Column: Once again, Newt Gingrich is faking it
AUSTIN, Texas -- At last, Newt Gingrich has come bucking out of the presidential chute, shouting "Yippie-ty-yi-yo, here I go!" On March 3, that grizzled old cowpoke working the far-right-wing corral of American politics declared that he's raring ...
AUSTIN, Texas -- At last, Newt Gingrich has come bucking out of the presidential chute, shouting "Yippie-ty-yi-yo, here I go!" On March 3, that grizzled old cowpoke working the far-right-wing corral of American politics declared that he's raring to go for the Republican presidential nomination.
Maybe. But probably not. You see, Newt didn't actually declare his candidacy, or even declare that he had formed a committee to explore the possibility of running. Instead, he convened a national press conference to announce the exciting news that he was forming a campaign website. Yes, a website. Its purpose, he informs us, is to explore the possibility of exploring a possible candidacy. Now there's a decisive leader for you.
Actually, Gingrich has been posing as a possible candidate for a decade now, using the attention he gets to promote his books, speeches, lobbying business and other hustles. His newly launched website, NewtExplore2012.com, looks like just another of his non-stop money making schemes. Since it's not a real campaign committee, he can raise cash without reporting who's giving it to him and spend it all on himself.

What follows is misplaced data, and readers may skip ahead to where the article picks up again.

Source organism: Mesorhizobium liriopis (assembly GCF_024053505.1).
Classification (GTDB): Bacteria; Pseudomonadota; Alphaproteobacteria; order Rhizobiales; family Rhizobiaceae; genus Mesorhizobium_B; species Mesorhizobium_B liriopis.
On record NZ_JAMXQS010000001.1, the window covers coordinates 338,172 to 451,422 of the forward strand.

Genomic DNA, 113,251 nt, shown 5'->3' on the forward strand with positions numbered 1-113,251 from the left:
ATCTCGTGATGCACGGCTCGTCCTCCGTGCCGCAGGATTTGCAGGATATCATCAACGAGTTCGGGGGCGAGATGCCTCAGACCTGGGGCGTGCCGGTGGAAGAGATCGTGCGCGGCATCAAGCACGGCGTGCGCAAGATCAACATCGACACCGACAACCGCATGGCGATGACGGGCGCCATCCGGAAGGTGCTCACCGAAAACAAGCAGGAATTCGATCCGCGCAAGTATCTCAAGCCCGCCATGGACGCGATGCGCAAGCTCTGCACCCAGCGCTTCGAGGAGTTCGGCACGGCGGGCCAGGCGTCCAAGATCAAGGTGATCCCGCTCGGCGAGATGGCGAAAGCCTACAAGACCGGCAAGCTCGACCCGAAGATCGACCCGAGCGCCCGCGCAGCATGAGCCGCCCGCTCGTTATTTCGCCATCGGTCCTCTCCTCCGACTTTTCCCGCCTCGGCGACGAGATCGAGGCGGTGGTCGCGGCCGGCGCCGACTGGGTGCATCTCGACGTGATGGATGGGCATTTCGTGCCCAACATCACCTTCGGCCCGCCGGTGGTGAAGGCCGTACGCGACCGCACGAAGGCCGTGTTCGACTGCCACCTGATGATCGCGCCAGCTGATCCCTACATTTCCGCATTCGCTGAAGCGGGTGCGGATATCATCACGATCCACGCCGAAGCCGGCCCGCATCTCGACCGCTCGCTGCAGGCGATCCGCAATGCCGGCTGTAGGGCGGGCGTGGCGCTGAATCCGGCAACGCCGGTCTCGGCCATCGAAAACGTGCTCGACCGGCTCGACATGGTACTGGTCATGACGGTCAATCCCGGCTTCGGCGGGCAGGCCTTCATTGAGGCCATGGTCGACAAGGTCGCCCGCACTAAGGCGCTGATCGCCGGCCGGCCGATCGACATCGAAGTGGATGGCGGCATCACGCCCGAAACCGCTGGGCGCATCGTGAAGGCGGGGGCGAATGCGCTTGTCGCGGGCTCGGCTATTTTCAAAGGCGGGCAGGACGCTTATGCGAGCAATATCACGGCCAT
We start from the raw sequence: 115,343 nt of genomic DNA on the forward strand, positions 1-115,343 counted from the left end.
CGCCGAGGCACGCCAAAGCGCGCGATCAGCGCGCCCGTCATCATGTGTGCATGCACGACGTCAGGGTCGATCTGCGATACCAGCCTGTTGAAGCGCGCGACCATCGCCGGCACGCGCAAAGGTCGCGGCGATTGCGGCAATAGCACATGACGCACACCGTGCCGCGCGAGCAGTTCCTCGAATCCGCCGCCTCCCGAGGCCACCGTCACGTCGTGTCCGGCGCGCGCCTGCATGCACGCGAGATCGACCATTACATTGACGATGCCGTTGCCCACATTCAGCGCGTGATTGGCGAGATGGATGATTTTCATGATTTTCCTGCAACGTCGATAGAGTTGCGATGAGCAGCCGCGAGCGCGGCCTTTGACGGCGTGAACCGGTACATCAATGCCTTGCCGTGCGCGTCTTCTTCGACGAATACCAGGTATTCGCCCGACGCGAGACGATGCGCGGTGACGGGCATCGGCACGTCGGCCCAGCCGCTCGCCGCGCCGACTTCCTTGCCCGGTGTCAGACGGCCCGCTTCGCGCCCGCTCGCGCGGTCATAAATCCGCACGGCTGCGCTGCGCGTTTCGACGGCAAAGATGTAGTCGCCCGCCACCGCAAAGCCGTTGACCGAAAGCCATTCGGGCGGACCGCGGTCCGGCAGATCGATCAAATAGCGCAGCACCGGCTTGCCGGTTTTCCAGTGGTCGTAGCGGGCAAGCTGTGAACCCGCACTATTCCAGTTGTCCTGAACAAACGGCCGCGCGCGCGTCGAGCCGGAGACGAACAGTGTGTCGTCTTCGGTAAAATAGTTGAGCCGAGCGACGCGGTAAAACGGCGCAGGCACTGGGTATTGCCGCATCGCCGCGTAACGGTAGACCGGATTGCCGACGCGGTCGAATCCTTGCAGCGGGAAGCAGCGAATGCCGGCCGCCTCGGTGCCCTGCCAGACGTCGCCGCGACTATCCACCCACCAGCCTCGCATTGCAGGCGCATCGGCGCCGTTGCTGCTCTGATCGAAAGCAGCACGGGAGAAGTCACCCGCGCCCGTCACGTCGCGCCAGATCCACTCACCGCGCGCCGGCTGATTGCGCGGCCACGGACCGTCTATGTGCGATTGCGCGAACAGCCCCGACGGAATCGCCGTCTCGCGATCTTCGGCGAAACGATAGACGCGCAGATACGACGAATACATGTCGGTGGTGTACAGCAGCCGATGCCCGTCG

A measure of The Newt's genuineness can be seen on the website. It features Newt and his lovely third wife Callista smiling at the camera while a large crowd of very happy, flag-waving Americans stands in the background, beaming at the couple. The crowd is a picture-perfect mix of white, black, Latino, and Asian-American citizens -- as though they're right out of central casting.
They are. It's a stock photo dubbed "Large Crowd of People Holding Stars and Stripes Flags." Newt simply bought the right to use this shot of "supporters," as have several other politicians, groups, and businesses. That's Newt for you -- a fake picture in support of a fake campaign by a fake candidate.
Jim Hightower is a radio commentator, writer and public speaker. He's also editor of the populist newsletter, The Hightower Lowdown.